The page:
8421

8001 <--> 1001

add 8 and 1=9

101

421

401 <--> 101 ((btw 101 is represented as 5 not 7 ))

add 4 and 1 = 5

i have a hard time explaining it just try analyzing that :v

oh and its been a year since u asked this but still hope it helps some who also had a hard time understanding that part -w-(0 votes)

- How would you go about multiplying hexadecimal numbers (for example: AF3 * FF) ?(1 vote)

## Video transcript

- I now want to show you
that the standard algorithm for multiplying numbers can also be used, it's not just limited to base 10, it can also be used, frankly
it can be used in any base, but we're going to do it in base two. And base two is especially fun, because you essentially have only to know your multiplication tables through one. So you just have to know
that zero times zero is zero, one times zero is zero, and that one times one is one. And then you're ready to go, you're ready to multiply in base two. So let's do that. So let's say we have... Let's say we take nine, so let's see, nine is
going to be one eight zero fours, zero twos and one. So this is nine, right over
here, represented in base two. And let's say we were to multiply that times seven, so we should, obviously, if we know our multiplication tables we should get 63. So seven is one; actually
I'm going to put a zero, seven would be one one one, but that's a little bit boring so let's instead do nine times five, which
we know should be 45. So this is one four, no twos, and one one. So four plus one is going to be five. So this is nine times five and we're doing it in base two. So once again, same algorithm. And actually, before I do it, I encourage you to just pause the video, and try to use the same algorithm that you've used for
base ten multiplication, use the same algorithm here and let's see if we actually do get that nine times five is 45. So I'm assuming you've had a go at it, let's work through it together. So let's start right over here in the ones place. So we multiply, one times one is one, one times zero is zero,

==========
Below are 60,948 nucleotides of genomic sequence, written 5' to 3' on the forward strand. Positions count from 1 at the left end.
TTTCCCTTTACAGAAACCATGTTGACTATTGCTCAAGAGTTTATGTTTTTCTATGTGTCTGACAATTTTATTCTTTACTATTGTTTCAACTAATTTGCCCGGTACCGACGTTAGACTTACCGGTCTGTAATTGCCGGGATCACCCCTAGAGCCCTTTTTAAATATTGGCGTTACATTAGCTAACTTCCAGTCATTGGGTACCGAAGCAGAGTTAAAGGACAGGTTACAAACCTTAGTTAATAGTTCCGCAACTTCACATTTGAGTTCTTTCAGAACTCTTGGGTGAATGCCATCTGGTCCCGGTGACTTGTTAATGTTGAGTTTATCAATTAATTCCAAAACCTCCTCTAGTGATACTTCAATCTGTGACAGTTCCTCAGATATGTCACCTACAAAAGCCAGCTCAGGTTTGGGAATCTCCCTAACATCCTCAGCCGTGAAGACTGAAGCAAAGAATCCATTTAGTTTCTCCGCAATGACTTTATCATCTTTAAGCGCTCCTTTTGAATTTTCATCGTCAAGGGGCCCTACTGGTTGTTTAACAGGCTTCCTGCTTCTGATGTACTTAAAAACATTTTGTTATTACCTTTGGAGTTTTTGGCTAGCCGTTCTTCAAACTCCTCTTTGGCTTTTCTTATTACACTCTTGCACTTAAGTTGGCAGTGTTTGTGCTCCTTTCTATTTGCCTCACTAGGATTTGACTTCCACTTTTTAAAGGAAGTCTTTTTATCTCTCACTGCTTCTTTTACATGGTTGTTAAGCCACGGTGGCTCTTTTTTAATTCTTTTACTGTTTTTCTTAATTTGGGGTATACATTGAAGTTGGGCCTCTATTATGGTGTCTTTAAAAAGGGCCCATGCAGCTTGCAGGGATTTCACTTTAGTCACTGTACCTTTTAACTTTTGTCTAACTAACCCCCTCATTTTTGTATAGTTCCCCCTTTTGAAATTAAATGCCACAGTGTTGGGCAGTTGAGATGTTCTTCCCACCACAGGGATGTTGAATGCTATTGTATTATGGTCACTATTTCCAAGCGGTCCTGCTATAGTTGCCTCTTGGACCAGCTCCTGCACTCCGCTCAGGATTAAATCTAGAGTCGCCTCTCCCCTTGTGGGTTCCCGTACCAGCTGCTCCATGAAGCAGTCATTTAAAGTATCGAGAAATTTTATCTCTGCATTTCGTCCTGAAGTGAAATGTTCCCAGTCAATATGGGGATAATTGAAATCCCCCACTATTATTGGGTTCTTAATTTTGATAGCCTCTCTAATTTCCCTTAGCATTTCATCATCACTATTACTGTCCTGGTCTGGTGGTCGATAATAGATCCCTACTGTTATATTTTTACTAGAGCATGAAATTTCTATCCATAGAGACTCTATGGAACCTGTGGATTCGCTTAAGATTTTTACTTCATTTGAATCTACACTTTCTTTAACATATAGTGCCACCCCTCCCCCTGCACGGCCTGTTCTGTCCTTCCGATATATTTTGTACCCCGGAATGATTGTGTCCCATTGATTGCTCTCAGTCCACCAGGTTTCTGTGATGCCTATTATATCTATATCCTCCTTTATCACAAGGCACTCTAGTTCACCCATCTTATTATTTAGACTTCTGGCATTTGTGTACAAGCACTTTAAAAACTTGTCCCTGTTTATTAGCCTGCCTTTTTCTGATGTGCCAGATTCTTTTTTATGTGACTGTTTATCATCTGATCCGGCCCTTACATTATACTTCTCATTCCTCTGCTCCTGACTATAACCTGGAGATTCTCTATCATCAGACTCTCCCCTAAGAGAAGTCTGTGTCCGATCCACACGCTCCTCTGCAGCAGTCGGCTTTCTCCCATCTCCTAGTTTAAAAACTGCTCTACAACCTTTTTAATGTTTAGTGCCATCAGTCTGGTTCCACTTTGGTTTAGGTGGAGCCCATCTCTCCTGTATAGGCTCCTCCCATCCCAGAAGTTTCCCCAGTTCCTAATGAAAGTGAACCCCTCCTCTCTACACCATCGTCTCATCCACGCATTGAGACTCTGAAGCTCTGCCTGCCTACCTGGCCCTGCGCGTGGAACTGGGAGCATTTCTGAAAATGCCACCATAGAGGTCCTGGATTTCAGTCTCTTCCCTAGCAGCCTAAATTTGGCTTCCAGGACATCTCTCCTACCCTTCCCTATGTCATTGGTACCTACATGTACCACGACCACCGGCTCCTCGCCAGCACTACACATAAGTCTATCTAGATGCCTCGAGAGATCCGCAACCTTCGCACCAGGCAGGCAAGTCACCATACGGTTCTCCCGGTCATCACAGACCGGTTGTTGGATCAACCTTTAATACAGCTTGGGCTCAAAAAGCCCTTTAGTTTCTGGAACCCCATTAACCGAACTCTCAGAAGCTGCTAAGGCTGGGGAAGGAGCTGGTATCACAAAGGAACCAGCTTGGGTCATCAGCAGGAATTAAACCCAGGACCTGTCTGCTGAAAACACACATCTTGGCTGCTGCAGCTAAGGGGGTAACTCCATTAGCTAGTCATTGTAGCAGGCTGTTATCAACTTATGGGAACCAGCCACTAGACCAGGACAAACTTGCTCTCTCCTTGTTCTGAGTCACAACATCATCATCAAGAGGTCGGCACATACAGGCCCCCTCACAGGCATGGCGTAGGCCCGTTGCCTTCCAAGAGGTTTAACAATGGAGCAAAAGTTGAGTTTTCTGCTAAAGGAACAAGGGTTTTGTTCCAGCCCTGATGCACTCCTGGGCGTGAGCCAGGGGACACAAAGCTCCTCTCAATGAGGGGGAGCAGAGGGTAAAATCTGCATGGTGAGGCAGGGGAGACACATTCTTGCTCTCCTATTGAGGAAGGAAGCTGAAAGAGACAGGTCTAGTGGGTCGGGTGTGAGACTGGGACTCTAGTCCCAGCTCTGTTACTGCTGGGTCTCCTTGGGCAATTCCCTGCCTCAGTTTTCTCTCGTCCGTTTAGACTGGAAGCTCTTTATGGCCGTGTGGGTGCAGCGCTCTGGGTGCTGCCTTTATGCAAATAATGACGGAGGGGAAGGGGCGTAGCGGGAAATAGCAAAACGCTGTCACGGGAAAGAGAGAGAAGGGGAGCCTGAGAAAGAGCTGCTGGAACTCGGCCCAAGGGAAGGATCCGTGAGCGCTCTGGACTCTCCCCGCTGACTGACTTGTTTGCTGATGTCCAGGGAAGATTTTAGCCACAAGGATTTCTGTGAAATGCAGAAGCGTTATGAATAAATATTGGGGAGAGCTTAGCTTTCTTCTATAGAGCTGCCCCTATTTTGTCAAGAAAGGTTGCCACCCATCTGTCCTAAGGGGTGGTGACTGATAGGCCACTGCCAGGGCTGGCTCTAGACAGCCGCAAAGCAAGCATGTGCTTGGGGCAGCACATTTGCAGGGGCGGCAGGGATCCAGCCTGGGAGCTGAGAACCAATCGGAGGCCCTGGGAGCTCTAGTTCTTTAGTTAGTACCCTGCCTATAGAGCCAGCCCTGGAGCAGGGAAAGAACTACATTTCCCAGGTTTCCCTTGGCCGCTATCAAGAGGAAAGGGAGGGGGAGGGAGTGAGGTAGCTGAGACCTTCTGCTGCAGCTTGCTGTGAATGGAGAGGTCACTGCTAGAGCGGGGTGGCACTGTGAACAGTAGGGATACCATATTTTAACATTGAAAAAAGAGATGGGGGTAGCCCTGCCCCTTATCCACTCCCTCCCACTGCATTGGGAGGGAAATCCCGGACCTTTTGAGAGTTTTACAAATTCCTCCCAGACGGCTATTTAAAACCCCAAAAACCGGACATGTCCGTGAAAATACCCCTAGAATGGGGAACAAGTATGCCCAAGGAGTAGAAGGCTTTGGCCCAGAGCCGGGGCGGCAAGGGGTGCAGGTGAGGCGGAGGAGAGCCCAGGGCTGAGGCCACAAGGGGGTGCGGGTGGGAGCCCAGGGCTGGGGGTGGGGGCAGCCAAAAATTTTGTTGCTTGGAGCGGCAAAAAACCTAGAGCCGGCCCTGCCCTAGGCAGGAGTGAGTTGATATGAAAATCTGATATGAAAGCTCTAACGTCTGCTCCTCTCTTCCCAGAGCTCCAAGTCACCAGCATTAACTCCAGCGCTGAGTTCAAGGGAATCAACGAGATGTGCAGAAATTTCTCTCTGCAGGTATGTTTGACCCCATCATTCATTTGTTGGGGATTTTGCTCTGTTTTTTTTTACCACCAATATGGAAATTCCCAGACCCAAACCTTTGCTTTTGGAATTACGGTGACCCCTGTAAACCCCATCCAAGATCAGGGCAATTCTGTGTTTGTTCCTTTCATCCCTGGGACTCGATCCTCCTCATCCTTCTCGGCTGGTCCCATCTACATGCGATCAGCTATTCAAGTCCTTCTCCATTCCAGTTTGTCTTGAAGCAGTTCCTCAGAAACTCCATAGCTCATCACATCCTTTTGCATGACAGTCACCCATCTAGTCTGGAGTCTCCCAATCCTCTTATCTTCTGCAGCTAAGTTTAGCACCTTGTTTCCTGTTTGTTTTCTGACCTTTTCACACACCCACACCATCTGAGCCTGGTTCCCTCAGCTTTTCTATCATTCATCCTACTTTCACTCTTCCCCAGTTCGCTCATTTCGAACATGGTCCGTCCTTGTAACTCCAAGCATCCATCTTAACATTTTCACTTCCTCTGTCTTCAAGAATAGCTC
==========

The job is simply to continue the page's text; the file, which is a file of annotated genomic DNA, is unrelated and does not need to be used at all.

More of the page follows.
one times zero is zero, one times one is one. Then, we can go to the twos place and since we're multiplying
all of this times the twos place, we can throw
a zero right over here. But, of course, zero times each of these is just going to be a bunch of zeros, you know, zero times one is zero, zero times zero is zero,
zero times zero is zero, zero times one is zero. So I really didn't have to write that, but I'm just doing it so that you see that I'm using the standard algorithm. And then, we go to the fours place. And since we're in the fours place, let's put some zeros here. So zero, zero. We're essentially talking about a certain number of fours, not a certain number of ones. So one times that is just going to be one, zero, zero, one. And now we're ready to add. Now we are ready to add. So one plus a bunch of zeros is one, a bunch of zeros, that's going to be one, one plus a bunch of zeros is one, zeros, and one. And we're done. And obviously if we had more than one one in any of these places right over here, then we might have had to carry a one. But we saw that, when we
added numbers in binary. Well, let's actually verify that this is the number that
we would expect it to be. Remember, this right over
here is the ones place- so let's see, this is ones, fours, let me write it down, this is ones, twos, fours,
eights, 16s and 32s. So we have one 32, so it's going to be 32, plus one eight, and once again, we only have
to do this for ourselves because we're so used
to thinking in base 10. If we were thinking in base two, you'd say, "Oh, I know
what this number is," and you would have some name for it, probably different than 45, because 45, the name
essentially is kind of a base 10 name and we'd
probably have better names in terms of base two. Somebody should actually do that, that would be a fun project. So let's see, we have 32, plus eight, plus four, plus four, plus one, plus one. Which is indeed equal to 45.